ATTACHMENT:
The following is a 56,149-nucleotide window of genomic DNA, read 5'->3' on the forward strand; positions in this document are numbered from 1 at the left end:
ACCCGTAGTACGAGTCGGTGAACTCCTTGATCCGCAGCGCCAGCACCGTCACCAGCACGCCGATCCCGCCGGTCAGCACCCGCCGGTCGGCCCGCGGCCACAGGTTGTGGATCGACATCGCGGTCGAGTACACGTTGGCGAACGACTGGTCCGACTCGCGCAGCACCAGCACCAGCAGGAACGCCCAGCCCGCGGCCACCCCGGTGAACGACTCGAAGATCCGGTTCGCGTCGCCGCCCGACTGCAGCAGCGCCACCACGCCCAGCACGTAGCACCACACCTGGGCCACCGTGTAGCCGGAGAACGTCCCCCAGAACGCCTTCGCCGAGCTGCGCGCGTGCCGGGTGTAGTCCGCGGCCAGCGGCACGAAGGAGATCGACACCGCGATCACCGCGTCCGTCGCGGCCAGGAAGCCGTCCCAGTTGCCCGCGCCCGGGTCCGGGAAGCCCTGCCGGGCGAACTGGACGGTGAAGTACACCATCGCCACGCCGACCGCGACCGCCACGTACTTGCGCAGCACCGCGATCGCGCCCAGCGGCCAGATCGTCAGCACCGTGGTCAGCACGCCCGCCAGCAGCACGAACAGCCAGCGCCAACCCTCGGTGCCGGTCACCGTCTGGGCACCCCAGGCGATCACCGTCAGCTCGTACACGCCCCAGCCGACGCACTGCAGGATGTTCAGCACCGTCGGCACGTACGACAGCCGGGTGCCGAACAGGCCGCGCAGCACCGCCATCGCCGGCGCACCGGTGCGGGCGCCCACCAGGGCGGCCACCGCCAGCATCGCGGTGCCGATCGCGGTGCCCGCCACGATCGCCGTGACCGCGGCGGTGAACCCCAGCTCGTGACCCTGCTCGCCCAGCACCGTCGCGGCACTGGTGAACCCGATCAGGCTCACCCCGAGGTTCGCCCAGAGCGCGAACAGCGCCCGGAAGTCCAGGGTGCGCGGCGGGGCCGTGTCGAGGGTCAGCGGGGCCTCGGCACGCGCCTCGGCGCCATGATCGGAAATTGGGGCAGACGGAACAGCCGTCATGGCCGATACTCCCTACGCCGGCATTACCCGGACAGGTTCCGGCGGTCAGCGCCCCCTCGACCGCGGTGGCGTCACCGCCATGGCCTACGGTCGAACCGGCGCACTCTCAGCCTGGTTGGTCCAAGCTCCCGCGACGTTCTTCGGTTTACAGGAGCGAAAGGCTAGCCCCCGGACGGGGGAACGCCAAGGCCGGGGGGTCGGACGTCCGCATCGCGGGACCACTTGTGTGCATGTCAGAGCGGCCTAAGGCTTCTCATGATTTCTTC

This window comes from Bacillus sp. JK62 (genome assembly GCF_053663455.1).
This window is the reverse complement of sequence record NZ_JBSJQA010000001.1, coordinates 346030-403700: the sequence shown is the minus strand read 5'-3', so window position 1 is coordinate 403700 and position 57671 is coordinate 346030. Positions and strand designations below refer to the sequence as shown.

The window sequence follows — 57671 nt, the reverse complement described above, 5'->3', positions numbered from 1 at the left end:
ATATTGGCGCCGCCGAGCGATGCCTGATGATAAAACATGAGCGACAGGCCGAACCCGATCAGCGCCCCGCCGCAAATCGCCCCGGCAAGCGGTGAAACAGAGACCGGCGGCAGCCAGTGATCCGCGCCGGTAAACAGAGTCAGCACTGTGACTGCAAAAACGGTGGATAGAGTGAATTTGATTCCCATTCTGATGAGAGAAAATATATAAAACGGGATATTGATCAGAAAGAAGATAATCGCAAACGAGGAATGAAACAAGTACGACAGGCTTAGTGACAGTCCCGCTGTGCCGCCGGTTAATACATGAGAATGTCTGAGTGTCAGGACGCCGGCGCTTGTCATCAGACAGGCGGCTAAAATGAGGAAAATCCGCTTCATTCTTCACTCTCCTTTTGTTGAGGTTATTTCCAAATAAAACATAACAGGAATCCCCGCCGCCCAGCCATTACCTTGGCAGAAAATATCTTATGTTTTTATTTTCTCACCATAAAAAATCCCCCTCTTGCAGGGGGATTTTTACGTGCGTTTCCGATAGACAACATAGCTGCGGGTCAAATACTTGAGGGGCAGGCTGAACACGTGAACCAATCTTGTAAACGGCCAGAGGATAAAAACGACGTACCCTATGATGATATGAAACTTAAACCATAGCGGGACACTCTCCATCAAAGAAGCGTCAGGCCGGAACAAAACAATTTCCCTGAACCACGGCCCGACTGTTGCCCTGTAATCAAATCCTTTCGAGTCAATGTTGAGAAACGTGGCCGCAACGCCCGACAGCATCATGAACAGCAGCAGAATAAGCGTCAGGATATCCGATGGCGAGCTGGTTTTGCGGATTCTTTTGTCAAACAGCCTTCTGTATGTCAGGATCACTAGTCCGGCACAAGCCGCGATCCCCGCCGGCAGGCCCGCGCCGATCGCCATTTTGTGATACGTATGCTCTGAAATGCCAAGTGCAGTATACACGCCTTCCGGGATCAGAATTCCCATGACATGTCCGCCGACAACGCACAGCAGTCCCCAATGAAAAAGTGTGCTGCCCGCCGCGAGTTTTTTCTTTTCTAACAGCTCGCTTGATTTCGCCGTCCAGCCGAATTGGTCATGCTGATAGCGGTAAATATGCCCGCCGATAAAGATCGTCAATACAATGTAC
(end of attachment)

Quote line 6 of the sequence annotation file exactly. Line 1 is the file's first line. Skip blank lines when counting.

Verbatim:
ATATTGGCGCCGCCGAGCGATGCCTGATGATAAAACATGAGCGACAGGCCGAACCCGATCAGCGCCCCGCCGCAAATCGCCCCGGCAAGCGGTGAAACAGAGACCGGCGGCAGCCAGTGATCCGCGCCGGTAAACAGAGTCAGCACTGTGACTGCAAAAACGGTGGATAGAGTGAATTTGATTCCCATTCTGATGAGAGAAAATATATAAAACGGGATATTGATCAGAAAGAAGATAATCGCAAACGAGGAATGAAACAAGTACGACAGGCTTAGTGACAGTCCCGCTGTGCCGCCGGTTAATACATGAGAATGTCTGAGTGTCAGGACGCCGGCGCTTGTCATCAGACAGGCGGCTAAAATGAGGAAAATCCGCTTCATTCTTCACTCTCCTTTTGTTGAGGTTATTTCCAAATAAAACATAACAGGAATCCCCGCCGCCCAGCCATTACCTTGGCAGAAAATATCTTATGTTTTTATTTTCTCACCATAAAAAATCCCCCTCTTGCAGGGGGATTTTTACGTGCGTTTCCGATAGACAACATAGCTGCGGGTCAAATACTTGAGGGGCAGGCTGAACACGTGAACCAATCTTGTAAACGGCCAGAGGATAAAAACGACGTACCCTATGATGATATGAAACTTAAACCATAGCGGGACACTCTCCATCAAAGAAGCGTCAGGCCGGAACAAAACAATTTCCCTGAACCACGGCCCGACTGTTGCCCTGTAATCAAATCCTTTCGAGTCAATGTTGAGAAACGTGGCCGCAACGCCCGACAGCATCATGAACAGCAGCAGAATAAGCGTCAGGATATCCGATGGCGAGCTGGTTTTGCGGATTCTTTTGTCAAACAGCCTTCTGTATGTCAGGATCACTAGTCCGGCACAAGCCGCGATCCCCGCCGGCAGGCCCGCGCCGATCGCCATTTTGTGATACGTATGCTCTGAAATGCCAAGTGCAGTATACACGCCTTCCGGGATCAGAATTCCCATGACATGTCCGCCGACAACGCACAGCAGTCCCCAATGAAAAAGTGTGCTGCCCGCCGCGAGTTTTTTCTTTTCTAACAGCTCGCTTGATTTCGCCGTCCAGCCGAATTGGTCATGCTGATAGCGGTAAATATGCCCGCCGATAAAGATCGTCAATACAATGTAC